I was engaged, but feared making a mistake; I didn’t know if she was the one. I met a younger but mature girl at work, we hit it off immediately. I made the tough decision to call the wedding off, which I don’t regret.
I started seeing this girl soon after, everything was going well, but only a few months in, she broke it off. I didn’t really get a straight answer as to why she didn’t want to see me again, and this has bothered me ever since.
It’s been six weeks and it’s never taken me this long to get over a girl. I’ve tired everything – joining a gym, to going away for several days. I can’t get her out of my head. Is this normal?
- Still Caught up
It’s the drama, not the girl. Your decision to end an engagement - wisely, since you had doubts – added weight and drama to your attraction to this co-worker. She was the catalyst to your recognizing that you shouldn’t be marrying someone when a) you were unsure, and b) someone else could grab your interest.
BUT, that didn’t mean the catalyst was a keeper. She’s clearly not into you, so why invest more emotion into that short, transitionary relationship? It got you from “engaged” to now “free again.”
Start dating, but don’t leap into a new, intense alliance until you’re sure this is the relationship you and another want to work on, for the long-term.
My husband’s best friend suddenly came on to me on New Year’s Eve. Do I tell my husband, or his wife?
If it was once-only, non-aggressive, without further contact, blame his partying and pretend it didn’t happen when you next see him.
BUT, if he makes any further move, tell Hubby immediately and decide your next step together.
After years of trying to resolve the issues in my life, I know I can’t fight this battle alone anymore and think I need professional therapy. But I can’t help but see it as a waste of time. I feel it may not work for me because of my negative attitude.
What can a therapist do that I can’t get from a book?
Also, what should I be looking for in a therapist, other than credentials and speciality.
- Need help
Your “negativity” towards getting help is a common strategy people use to ward off having to change, and to avoid having to really delve into their problems. But the strategy isn’t working for you… and it rarely does for anyone with serious issues that block their feeling good about themselves. So stop putting up barriers and do some smart “shopping” for a therapist.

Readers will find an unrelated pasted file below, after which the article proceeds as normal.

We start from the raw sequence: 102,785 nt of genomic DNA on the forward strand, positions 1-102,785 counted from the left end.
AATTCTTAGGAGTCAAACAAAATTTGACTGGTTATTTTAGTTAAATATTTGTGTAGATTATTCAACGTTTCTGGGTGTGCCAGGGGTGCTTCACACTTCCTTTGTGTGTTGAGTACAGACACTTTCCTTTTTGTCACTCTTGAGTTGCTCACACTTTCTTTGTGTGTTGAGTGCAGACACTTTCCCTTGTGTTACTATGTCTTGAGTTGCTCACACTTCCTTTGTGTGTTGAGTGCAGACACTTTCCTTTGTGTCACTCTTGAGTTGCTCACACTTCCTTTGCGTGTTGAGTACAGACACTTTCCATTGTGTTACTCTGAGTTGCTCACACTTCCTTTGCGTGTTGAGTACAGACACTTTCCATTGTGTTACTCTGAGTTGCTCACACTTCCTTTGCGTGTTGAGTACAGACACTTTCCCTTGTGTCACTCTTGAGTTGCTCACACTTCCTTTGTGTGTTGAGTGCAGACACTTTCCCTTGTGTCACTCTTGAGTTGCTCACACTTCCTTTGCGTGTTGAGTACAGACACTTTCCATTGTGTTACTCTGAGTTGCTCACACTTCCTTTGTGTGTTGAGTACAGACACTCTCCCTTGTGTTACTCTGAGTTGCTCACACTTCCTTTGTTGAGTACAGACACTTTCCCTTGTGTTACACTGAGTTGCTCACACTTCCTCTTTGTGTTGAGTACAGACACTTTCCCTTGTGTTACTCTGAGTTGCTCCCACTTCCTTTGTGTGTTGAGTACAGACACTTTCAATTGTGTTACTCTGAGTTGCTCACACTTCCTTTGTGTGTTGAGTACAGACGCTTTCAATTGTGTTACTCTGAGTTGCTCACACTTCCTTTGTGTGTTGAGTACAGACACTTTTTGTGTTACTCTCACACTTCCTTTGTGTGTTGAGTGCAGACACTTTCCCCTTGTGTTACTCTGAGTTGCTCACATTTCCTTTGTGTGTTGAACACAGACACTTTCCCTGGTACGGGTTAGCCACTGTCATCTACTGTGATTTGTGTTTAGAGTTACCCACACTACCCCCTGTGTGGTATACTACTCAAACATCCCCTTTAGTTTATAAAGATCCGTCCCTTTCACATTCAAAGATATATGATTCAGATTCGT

First, define what you’re looking for – short-term therapy to find a solution to an immediate problem, or long-term therapy to explore past experiences that have caused anxieties, fears, low self-esteem, etc.
Next, ask your doctor for a referral, or speak to a leader in your faith community for referral to pastoral counselling, or go to a community social service agency to arrange for counselling.
Once connected, state your request for short- or long-term, be prepared to be honest and communicative about your problem (therapists are used to hearing about and helping with all kinds of issues), and give the therapist at least two sessions’ trial before deciding if he/she “gets” you, and feels like “a fit” for your needs and personality.
We’re periodically invited to birthday celebrations, held in restaurants which are sometimes expensive. Frequently, the invitation indicates that we’re expected to pay for our meal, drinks and gratuities.
I think, if you can’t afford to hold a party, scale it down or don’t have one.
Is it in bad taste to invite close friends or relatives to a “party” and let them pay for their own meal, drinks and gratuities?
- We Refuse
Lots of people can’t afford to host others, and many people feel too busy or overwhelmed with work and kids, to organize a house party. Yet they want to mark a happy occasion with close people.
I don’t think it’s in “bad taste” – UNLESS, the venue is clearly too pricey for any guests. Those invited should say so, and offer suggestions for a more affordable place.
However, if you just don’t approve of the idea, don’t go.
Tip of the day:
The first involvement after a major break-up is often the Transition Romance, but not the last one.